Last weekend saw the Ultra-Trail du Mont Blanc, more commonly known as the UTMB, roll into Chamonix as the world's best ulta-trail runners took to the Alpine trails, battling it out for the top spots. The week-long event hosts five different races with the PTL, CCC, TDS, OCC and UTMB all being staged on different days. The number of elite runners taking on the various events is huge, it's like a who's-who of ultra running with familiar names including; Jim Walmsley, Kilian Jornet, Caroline Chaverot, Sally McRae, Holly Rush, Tim Tollefson, Damian Hall, Rory Bosio and Emelie Forsberg to name but a few. Alongside these athletes are thousands of runners all taking on these challenging events for their own reasons, having already put in the hard work to event qualify to take part. I wasn't in Chamonix this year, but it's well and truly safe to say that I was addicted to the
100km, my second long distance ultra marathon in three weeks, the furthest I'd ever run. This certainly hadn't been the plan at the beginning of 2017, but I enjoy a challenge and at least it would make for an interesting race, I had no idea what would happen - would my body cope for a second time? There was only one way to find out
At the end of June 2017 I took part in my first long-distance ultra marathon - Race to the King. The event is a double marathon, covering just over 53 miles across the South Downs Way, starting in Arundel and finishing at Winchester Cathedral. It was a brilliant event and an amazing experience. I finished 3rd overall in a time of 8 hours 52 minutes. I wrote the following article for issue 202 of Running Magazine about the whole experience.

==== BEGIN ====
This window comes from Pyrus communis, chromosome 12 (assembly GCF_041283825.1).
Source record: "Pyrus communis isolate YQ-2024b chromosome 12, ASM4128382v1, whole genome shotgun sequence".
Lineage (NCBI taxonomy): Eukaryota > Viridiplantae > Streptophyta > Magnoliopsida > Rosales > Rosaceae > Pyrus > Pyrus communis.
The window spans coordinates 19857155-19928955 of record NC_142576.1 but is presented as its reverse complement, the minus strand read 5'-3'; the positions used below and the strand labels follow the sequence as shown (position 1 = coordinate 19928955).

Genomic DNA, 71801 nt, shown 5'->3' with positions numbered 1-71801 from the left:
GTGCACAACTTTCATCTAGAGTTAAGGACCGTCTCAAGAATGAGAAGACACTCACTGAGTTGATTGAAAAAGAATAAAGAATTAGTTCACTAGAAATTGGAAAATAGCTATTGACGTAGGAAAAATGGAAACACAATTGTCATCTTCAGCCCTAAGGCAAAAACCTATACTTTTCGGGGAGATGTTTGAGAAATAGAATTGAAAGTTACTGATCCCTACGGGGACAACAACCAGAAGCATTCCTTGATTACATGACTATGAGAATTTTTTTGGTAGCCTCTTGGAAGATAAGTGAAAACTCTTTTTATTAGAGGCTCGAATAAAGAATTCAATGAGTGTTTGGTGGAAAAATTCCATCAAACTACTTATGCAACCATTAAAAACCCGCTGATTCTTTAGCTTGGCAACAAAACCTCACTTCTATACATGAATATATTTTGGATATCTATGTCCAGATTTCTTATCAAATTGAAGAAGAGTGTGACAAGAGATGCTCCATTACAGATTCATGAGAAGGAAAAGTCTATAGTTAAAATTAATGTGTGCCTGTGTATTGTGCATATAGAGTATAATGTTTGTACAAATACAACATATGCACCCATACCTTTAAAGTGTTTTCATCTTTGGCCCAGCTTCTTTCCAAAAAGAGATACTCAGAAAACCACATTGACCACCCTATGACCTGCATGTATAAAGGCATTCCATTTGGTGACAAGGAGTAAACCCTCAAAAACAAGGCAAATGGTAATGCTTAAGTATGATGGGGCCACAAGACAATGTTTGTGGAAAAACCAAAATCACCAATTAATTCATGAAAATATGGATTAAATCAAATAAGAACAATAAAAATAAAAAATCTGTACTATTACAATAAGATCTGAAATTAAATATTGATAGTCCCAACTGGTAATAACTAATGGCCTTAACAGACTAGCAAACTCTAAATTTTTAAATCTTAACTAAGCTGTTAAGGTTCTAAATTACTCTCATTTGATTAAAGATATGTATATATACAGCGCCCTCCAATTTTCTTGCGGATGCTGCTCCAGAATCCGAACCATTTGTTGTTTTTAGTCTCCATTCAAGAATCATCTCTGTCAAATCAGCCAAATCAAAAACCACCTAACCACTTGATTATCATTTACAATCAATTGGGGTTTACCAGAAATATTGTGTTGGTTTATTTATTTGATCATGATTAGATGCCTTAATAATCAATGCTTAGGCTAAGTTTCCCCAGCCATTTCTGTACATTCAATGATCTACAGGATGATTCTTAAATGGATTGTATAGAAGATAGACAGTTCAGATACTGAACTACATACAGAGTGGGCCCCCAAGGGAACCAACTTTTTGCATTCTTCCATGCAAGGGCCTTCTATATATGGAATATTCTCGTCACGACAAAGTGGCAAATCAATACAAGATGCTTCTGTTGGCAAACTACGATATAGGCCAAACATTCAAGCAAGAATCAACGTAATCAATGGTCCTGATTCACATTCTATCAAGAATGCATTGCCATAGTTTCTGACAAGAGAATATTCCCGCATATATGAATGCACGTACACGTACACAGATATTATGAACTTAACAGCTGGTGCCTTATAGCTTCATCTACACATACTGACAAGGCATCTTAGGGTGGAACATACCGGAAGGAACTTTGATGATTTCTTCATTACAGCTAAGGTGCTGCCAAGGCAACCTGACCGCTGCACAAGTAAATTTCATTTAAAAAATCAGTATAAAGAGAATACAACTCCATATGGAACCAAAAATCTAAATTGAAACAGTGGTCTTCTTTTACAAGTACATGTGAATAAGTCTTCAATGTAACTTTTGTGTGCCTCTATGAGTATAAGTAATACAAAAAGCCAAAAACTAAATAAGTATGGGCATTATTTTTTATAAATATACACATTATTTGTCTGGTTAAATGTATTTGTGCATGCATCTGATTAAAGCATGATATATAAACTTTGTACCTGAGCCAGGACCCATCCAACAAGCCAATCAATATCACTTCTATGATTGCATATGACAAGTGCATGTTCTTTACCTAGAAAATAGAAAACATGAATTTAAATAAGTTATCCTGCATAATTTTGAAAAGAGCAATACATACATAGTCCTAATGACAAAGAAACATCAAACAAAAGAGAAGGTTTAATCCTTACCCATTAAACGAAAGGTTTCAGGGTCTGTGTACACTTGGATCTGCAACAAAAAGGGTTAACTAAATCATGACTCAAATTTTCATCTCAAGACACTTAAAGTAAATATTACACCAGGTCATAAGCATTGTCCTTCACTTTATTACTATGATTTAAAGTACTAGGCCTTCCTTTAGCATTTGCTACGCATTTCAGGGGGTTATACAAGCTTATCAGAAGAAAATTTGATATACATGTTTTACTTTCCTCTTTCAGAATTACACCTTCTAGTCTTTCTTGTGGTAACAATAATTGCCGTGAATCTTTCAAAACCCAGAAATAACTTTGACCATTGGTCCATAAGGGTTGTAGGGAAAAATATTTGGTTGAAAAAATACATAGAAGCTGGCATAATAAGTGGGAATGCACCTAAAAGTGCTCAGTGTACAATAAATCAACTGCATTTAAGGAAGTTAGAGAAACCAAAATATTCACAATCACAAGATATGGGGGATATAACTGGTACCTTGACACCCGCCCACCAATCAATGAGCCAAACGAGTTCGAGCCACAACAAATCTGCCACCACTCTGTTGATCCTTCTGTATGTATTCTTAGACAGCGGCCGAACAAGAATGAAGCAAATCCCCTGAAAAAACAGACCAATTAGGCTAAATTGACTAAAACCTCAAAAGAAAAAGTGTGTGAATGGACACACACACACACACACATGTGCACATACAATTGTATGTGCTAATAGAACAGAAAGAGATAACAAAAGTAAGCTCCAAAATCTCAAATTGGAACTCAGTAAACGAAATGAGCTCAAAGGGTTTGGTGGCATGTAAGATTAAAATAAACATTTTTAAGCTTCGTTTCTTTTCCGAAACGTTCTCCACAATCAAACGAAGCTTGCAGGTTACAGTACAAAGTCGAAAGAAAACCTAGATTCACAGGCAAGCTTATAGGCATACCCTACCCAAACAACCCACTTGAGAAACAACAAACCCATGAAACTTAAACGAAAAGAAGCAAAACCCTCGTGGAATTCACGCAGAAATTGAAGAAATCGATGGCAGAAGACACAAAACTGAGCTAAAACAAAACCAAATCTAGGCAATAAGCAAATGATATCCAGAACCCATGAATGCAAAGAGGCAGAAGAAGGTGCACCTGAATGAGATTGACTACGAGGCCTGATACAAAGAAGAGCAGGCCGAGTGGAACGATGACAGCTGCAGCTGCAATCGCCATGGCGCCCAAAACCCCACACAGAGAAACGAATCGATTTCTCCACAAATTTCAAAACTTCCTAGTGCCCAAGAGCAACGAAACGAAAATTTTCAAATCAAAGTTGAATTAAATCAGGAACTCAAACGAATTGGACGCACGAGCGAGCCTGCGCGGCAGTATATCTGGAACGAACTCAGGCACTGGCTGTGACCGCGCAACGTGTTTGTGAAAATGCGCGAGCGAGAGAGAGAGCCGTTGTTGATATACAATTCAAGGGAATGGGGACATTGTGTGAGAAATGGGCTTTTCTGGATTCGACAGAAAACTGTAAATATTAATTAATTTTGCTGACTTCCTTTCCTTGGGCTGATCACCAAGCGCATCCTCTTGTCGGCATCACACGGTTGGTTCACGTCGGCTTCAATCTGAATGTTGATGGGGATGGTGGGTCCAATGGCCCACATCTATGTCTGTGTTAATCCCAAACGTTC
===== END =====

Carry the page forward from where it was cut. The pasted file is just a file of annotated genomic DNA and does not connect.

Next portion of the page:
In early 2017 I was lucky enough to win a competition by Threshold Sports in Running Magazine. The prize was a place in their Race to the King ultra marathon, a double marathon from Arundel in Sussex to Winchester Cathedral and coaching from ultra marathon runner and coach, Kerry Sutton. This was to be my first long-distance ultra marathon and real challenge for me in terms of building up to running further than I've ever run before, handling nutrition on the day and other aspects such as kit. I wrote an article for Running Magazine about my training and build up to the event. See the article below and in Issue 201 of Running Magazine.
For the first time in four years I found myself going into 2016 without a Spring marathon booked, so I decided toÂ set my sights on another challenge - an ultra marathon. I've fancied having a go at an ultra for a while now, since completing a few marathons, and originally had my eyes set on the Stort 30 back in October. Unfortunately this didn't happen for a few reasons, so instead I decided to slowly increase my trainingÂ in the same way that I would for a Spring marathon and started looking for an event that I could sign up for. I'd heard of the EnduranceLife Coast Trail SeriesÂ events, as there is a CTS Suffolk event that takes place slightly further North along the coast from where I live. I knowÂ people whoÂ have taken part in the half marathon and ultra races and they've only ever had good things to say about the events,